Mealtime never looked so horrifying.

LITTLE KITCHEN OF HORRORS

HIDEOUSLY DELICIOUS RECIPES THAT DISGUST AND DELIGHT

Simple steps, nasty names, and sickening setups transform everyday foods into disgusting dishes that will leave diners grossed out but hungry for more.

A blender transforms ingredients including spinach, bananas, and yogurt into Snot Smoothies. Cake pops are transformed into eyeballs, hot dogs become writhing worms, and kale is baked into Charred Zombie-Skin Crisps. Some recipes, such as Big Ol’ Bowl of Snot (lime gelatin with pineapple chunks and raisins) and Cat Litter Cake (crumbled cake with Tootsie Rolls), might make even the heartiest eaters lose their appetites. Others—Creature-in-My-Pot Pie and Mummy Dogs (hotdogs wrapped in refrigerated dough), for instance—are more silly than scary. Disappointingly, calling graham crackers with marshmallows and raspberry jam Used Bandage Delights or burgers topped with rice Maggot Burgers cannot transform easily recognizable ingredients. But these duds are few. Many recipes call for animal products, but tips suggest substituting almond milk for dairy and using vegetable broth instead of chicken broth. Ingredients are available from most any well-stocked grocery store, and many recipes require little to no cooking, relying on ready-to-eat products. Each recipe includes photographs of well-staged dishes as well as step-by-step instructions that make frightening foods accessible for even young chefs. The occasional children photographed are diverse both racially and in age. Safety tips, substitutions, and ways to personalize the recipes are included in the more than 50 barfworthy recipes.

Mealtime never looked so horrifying. (Nonfiction. 6-12)

Pub Date: Aug. 1, 2018

ISBN: 978-1-5124-4894-8

Page Count: 156

Publisher: Lerner

Review Posted Online: May 28, 2018

Kirkus Reviews Issue: June 15, 2018

Did you like this book?

No Comments Yet

A lovely encouragement to young writers to persist.

HOW TO WRITE A STORY

This follow-up to How To Read a Story (2005) shows a child going through the steps of creating a story, from choosing an idea through sharing with friends.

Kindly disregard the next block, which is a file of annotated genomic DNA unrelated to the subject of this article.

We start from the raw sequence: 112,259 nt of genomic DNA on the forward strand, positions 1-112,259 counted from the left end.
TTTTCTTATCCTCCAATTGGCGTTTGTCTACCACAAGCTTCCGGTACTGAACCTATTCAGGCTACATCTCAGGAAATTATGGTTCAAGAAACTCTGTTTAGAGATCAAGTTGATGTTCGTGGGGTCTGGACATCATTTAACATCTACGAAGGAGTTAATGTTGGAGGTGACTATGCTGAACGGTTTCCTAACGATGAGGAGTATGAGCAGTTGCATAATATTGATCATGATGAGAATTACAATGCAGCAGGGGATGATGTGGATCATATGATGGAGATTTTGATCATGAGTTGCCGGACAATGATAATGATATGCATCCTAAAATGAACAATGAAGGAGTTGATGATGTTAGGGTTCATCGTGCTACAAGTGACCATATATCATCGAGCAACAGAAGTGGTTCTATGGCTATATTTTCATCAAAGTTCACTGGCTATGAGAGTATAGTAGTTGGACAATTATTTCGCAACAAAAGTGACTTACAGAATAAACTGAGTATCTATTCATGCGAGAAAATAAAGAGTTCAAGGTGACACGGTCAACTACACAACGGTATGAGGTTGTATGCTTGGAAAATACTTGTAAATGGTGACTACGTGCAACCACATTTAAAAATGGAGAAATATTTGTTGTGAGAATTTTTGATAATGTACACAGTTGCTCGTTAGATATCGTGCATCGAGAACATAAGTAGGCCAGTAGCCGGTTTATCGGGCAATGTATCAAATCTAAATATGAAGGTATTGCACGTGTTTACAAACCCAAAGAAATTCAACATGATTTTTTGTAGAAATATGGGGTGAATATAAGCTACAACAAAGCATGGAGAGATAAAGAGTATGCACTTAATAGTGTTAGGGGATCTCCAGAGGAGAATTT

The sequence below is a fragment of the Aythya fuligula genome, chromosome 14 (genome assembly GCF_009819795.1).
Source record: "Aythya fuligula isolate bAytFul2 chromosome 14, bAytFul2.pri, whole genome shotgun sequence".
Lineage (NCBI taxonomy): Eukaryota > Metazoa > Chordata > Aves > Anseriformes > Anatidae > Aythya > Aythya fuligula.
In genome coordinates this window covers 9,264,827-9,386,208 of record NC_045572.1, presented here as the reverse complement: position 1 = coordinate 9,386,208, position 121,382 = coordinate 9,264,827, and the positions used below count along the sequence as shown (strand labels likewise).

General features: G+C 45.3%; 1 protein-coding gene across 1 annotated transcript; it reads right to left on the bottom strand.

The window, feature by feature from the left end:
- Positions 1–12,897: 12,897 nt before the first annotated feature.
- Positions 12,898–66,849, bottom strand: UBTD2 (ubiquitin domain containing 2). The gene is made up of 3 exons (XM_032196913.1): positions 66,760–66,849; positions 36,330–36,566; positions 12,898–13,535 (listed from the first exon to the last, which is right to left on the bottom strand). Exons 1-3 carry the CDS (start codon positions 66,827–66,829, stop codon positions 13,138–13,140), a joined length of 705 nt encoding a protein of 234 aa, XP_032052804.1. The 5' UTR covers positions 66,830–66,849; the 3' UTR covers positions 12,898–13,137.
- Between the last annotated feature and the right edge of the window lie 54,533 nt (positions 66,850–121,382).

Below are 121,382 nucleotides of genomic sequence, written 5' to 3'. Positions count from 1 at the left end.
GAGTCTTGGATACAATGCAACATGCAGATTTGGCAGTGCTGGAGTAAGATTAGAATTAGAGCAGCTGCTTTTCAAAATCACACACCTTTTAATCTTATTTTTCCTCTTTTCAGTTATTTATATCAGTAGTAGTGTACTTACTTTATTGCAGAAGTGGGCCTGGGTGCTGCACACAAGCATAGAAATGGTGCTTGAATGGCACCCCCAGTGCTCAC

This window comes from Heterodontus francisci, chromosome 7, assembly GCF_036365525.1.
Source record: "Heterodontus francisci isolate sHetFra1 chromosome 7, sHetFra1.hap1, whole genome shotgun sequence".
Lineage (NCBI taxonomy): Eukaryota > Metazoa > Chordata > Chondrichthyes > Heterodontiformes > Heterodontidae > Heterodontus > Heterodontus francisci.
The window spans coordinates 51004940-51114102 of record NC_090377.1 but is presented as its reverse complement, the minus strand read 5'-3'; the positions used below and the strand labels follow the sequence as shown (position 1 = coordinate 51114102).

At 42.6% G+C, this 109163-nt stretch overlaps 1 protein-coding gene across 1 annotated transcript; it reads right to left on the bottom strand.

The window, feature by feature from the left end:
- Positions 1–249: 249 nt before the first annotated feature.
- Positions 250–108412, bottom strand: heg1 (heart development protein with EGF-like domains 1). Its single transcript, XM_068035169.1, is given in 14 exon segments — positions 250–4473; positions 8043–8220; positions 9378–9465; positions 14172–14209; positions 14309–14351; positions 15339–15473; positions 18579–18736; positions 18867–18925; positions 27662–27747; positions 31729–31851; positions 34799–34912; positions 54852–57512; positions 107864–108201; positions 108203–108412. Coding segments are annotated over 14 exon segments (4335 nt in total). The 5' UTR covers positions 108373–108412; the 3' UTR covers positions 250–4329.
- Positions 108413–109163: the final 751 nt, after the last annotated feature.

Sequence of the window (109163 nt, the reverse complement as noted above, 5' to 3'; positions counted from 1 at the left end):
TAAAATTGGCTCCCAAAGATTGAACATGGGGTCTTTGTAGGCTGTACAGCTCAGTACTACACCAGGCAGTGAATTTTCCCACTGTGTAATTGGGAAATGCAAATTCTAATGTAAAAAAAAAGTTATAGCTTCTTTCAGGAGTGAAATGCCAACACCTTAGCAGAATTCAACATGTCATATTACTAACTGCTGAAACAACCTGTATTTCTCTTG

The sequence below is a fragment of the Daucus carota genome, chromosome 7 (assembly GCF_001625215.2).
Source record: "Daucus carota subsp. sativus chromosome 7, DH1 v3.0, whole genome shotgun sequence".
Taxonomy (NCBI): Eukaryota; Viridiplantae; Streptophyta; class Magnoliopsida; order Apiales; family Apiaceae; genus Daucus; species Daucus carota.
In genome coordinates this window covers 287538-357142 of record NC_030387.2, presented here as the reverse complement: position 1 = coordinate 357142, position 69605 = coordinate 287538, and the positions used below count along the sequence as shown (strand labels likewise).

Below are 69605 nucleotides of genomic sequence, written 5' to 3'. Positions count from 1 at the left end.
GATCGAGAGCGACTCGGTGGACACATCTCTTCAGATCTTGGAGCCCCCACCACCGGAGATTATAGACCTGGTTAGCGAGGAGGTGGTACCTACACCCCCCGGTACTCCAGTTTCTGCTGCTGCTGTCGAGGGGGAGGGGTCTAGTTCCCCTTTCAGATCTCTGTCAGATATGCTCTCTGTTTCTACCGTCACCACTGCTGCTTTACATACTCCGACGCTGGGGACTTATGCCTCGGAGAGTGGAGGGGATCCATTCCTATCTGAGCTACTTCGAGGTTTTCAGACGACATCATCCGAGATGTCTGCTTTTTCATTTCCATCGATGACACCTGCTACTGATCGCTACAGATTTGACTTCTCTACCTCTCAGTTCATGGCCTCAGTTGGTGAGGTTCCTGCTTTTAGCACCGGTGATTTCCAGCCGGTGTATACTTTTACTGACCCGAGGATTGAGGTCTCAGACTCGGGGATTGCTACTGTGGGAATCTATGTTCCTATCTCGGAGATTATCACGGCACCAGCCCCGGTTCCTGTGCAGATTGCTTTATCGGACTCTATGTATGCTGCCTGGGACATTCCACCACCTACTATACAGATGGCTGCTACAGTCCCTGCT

A young black child lies in a grassy field writing in a journal, working on “Step 1 / Search for an Idea— / a shiny one.” During a walk to the library, various ideas float in colorful thought bubbles, with exclamation points: “playing soccer! / dogs!” Inside the library, less-distinct ideas, expressed as shapes and pictures, with question marks, float about as the writer collects ideas to choose from. The young writer must then choose a setting, a main character, and a problem for that protagonist. Plotting, writing with detail, and revising are described in child-friendly terms and shown visually, in the form of lists and notes on faux pieces of paper. Finally, the writer sits in the same field, in a new season, sharing the story with friends. The illustrations feature the child’s writing and drawing as well as images of imagined events from the book in progress bursting off the page. The child’s main character is an adventurous mermaid who looks just like the child, complete with afro-puff pigtails, representing an affirming message about writing oneself into the world. The child’s family, depicted as black, moves in the background of the setting, which is also populated by a multiracial cast.

A lovely encouragement to young writers to persist. (Informational picture book. 6-10)

Pub Date: July 7, 2020

ISBN: 978-1-4521-5666-8

Page Count: 36

Publisher: Chronicle Books

Review Posted Online: March 29, 2020

Kirkus Reviews Issue: April 15, 2020

Did you like this book?

No Comments Yet

A rich source of terrors both real and manufactured, equally effective in broad daylight or beneath the bedcovers.

DON'T READ THIS BOOK BEFORE BED

THRILLS, CHILLS, AND HAUNTINGLY TRUE STORIES

A compendium of paranormal doings, natural horrors, and eerie wonders worldwide and (in several senses) beyond.

Maladroit title aside (“…in Bed” would make more sense, cautionwise), this collection of hauntings, cryptids, natural and historical mysteries, and general titillation (“Vampire bats might be coming for you!”) offers a broad array of reasons to stay wide awake. Arranged in no discernible order the 60-plus entries include ghostly sightings in the White House and various castles, body-burrowing guinea worms, the Nazca lines of Peru, Mothman and Nessie, the hastily abandoned city of Pripyat (which, thanks to the Chernobyl disaster, may be habitable again…in 24,000 years), monarch-butterfly migrations, and diverse rains of fish, frogs, fireballs, and unidentified slime. Each is presented in a busy whirl of narrative blocks, photos, graphics, side comments, and arbitrary “Fright-O-Meter” ratings (Paris’ “Creepy Catacombs” earn just a “4” out of 10 and black holes a “3,” but the aforementioned aerial amphibians a full “10”). The headers tend toward the lurid: “Jelly From Space,” “Zombie Ants,” “Mongolian Death Worm.” Claybourne sprinkles multiple-choice pop quizzes throughout for changes of pace.

A rich source of terrors both real and manufactured, equally effective in broad daylight or beneath the bedcovers. (Nonfiction. 9-12)

Pub Date: Aug. 1, 2017

ISBN: 978-1-4263-2841-1

Page Count: 144

Publisher: National Geographic

Review Posted Online: May 15, 2017

Kirkus Reviews Issue: June 1, 2017

Did you like this book?

No Comments Yet
more